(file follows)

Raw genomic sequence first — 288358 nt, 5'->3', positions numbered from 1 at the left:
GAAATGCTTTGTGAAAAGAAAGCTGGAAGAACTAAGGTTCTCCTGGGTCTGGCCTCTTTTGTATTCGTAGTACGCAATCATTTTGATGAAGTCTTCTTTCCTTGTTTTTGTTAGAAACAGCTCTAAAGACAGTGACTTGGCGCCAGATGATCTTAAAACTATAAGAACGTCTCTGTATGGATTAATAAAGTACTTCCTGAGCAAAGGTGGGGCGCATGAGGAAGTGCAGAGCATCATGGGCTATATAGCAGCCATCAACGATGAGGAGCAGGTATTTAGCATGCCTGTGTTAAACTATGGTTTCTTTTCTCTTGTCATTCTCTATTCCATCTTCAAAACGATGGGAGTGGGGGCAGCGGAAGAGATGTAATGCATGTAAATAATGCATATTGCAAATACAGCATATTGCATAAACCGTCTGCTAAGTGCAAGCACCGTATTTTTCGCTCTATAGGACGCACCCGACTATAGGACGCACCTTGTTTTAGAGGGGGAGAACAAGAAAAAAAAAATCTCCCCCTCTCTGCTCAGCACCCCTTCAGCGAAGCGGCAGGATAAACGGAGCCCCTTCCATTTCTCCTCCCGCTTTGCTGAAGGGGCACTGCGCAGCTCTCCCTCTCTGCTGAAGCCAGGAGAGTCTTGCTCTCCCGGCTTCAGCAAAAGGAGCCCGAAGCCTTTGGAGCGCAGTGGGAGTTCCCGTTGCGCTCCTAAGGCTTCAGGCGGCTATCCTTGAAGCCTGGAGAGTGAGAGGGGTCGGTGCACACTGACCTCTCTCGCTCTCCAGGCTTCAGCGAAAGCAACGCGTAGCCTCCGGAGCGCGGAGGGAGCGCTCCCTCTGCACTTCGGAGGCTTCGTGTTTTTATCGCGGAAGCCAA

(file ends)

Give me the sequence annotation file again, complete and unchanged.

Raw genomic sequence first — 288358 nt, 5'->3', positions numbered from 1 at the left:
GAAATGCTTTGTGAAAAGAAAGCTGGAAGAACTAAGGTTCTCCTGGGTCTGGCCTCTTTTGTATTCGTAGTACGCAATCATTTTGATGAAGTCTTCTTTCCTTGTTTTTGTTAGAAACAGCTCTAAAGACAGTGACTTGGCGCCAGATGATCTTAAAACTATAAGAACGTCTCTGTATGGATTAATAAAGTACTTCCTGAGCAAAGGTGGGGCGCATGAGGAAGTGCAGAGCATCATGGGCTATATAGCAGCCATCAACGATGAGGAGCAGGTATTTAGCATGCCTGTGTTAAACTATGGTTTCTTTTCTCTTGTCATTCTCTATTCCATCTTCAAAACGATGGGAGTGGGGGCAGCGGAAGAGATGTAATGCATGTAAATAATGCATATTGCAAATACAGCATATTGCATAAACCGTCTGCTAAGTGCAAGCACCGTATTTTTCGCTCTATAGGACGCACCCGACTATAGGACGCACCTTGTTTTAGAGGGGGAGAACAAGAAAAAAAAAATCTCCCCCTCTCTGCTCAGCACCCCTTCAGCGAAGCGGCAGGATAAACGGAGCCCCTTCCATTTCTCCTCCCGCTTTGCTGAAGGGGCACTGCGCAGCTCTCCCTCTCTGCTGAAGCCAGGAGAGTCTTGCTCTCCCGGCTTCAGCAAAAGGAGCCCGAAGCCTTTGGAGCGCAGTGGGAGTTCCCGTTGCGCTCCTAAGGCTTCAGGCGGCTATCCTTGAAGCCTGGAGAGTGAGAGGGGTCGGTGCACACTGACCTCTCTCGCTCTCCAGGCTTCAGCGAAAGCAACGCGTAGCCTCCGGAGCGCGGAGGGAGCGCTCCCTCTGCACTTCGGAGGCTTCGTGTTTTTATCGCGGAAGCCAA